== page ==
Scout to protect silage yield, quality
When scouting cornfields this summer, don’t forget your silage fields.
“It’s important to preserve the quality of the entire plant, including leaves, stalks and ears. That’s why scouting silage cornfields is just as important, if not more so, than scouting grain corn and soybean fields,” says Jon Erickson, customer agronomist at Mycogen Seeds.
Start by evaluating weed pressure. Weeds can rob yield and forage quality, especially in developing corn. Early weed control with a residual herbicide helps give silage corn a strong start and helps protect the yield potential.
• Scout silage corn closely this season to maximize your yields.
• Weeds pressure can reduce silage quality and yield.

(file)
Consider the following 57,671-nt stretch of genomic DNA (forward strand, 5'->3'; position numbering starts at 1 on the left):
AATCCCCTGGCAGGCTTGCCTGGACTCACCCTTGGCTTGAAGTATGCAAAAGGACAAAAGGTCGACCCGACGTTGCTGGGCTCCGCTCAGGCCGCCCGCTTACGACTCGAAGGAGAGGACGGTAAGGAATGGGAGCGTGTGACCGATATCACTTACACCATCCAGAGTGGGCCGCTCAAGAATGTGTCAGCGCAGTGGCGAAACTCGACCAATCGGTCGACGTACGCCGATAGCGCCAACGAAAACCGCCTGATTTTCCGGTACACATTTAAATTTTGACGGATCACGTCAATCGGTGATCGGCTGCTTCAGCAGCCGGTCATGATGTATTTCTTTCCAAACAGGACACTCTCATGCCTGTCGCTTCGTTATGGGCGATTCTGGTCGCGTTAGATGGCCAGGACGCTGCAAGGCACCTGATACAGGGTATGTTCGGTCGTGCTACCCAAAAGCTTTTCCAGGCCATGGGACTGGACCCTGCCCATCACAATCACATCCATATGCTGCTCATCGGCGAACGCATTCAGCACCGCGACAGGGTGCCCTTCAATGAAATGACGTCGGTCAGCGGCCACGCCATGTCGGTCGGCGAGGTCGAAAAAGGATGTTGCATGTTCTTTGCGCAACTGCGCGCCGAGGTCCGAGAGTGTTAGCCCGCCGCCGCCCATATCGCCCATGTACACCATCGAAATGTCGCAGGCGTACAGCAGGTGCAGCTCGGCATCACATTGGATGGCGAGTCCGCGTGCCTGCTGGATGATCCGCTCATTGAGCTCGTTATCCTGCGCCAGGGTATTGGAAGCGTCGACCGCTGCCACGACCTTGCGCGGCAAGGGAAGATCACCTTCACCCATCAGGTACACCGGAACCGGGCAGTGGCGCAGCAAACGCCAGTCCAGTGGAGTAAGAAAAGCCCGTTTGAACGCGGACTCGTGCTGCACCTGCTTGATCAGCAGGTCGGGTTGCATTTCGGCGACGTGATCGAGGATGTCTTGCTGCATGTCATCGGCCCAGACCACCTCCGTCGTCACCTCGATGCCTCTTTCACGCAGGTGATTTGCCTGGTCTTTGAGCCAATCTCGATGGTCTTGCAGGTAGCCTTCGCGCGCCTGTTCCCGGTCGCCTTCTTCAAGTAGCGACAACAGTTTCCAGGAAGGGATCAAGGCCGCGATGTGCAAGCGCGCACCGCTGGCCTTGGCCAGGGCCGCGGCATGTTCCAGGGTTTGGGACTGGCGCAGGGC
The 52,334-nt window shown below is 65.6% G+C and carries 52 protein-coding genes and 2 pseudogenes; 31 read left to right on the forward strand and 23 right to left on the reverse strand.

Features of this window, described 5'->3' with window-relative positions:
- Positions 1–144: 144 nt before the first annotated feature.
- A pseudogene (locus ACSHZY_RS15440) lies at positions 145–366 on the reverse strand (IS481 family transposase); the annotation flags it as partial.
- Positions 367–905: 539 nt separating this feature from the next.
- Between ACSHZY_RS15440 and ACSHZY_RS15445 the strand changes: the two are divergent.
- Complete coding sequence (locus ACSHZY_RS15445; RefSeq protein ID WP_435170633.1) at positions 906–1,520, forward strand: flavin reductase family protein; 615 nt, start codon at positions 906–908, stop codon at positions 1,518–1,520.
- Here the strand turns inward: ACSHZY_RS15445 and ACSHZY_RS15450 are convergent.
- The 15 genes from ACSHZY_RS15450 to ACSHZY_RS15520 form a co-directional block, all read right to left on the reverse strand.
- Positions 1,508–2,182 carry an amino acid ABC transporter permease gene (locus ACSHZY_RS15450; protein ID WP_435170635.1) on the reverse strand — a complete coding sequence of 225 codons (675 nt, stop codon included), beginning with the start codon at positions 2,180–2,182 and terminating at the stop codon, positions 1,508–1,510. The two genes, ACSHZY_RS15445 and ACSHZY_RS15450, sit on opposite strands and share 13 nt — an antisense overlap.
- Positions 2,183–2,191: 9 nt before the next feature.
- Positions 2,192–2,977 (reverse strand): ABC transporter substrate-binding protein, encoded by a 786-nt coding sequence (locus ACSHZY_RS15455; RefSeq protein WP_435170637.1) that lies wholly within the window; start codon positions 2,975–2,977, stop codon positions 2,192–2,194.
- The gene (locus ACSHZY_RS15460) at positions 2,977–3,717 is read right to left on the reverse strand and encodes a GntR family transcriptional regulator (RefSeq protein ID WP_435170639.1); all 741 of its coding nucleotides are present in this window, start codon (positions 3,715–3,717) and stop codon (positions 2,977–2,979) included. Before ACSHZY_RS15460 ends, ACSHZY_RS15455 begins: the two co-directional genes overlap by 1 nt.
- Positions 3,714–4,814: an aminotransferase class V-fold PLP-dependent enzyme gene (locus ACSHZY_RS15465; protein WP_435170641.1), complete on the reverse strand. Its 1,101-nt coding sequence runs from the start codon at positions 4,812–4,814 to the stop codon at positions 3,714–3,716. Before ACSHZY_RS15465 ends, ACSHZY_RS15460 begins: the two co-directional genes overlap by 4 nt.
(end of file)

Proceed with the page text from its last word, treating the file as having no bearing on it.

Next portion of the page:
• Insects and diseases will also reduce silage quality.
In addition, look for signs of insect and disease problems, which also can impact yield potential. Corn leaves that are in good condition deliver greater tonnage at harvest and are more easily digested. Early scouting can help catch insect and disease damage before it is too severe to treat.
Erickson recommends scouting for diseases approximately 10 days before tasseling begins.
Diseases that cause the most economic damage to silage include gray leaf spot, northern and southern corn leaf blight, eye spot and corn leaf rust.
Erickson says if a problem is spotted, it is important to take immediate action. Two classes of fungicides used to treat the most common diseases in corn are triazoles and strobilurins. If a fungicide treatment becomes necessary, keep in mind that micronutrients and/or insect control products can be added to those applications for additional benefits if needed.
“Scouting fields planted for corn silage is time well spent and can have a significant impact on yield and quality,” says Erickson.
This article published in the July, 2010 edition of DAKOTA FARMER.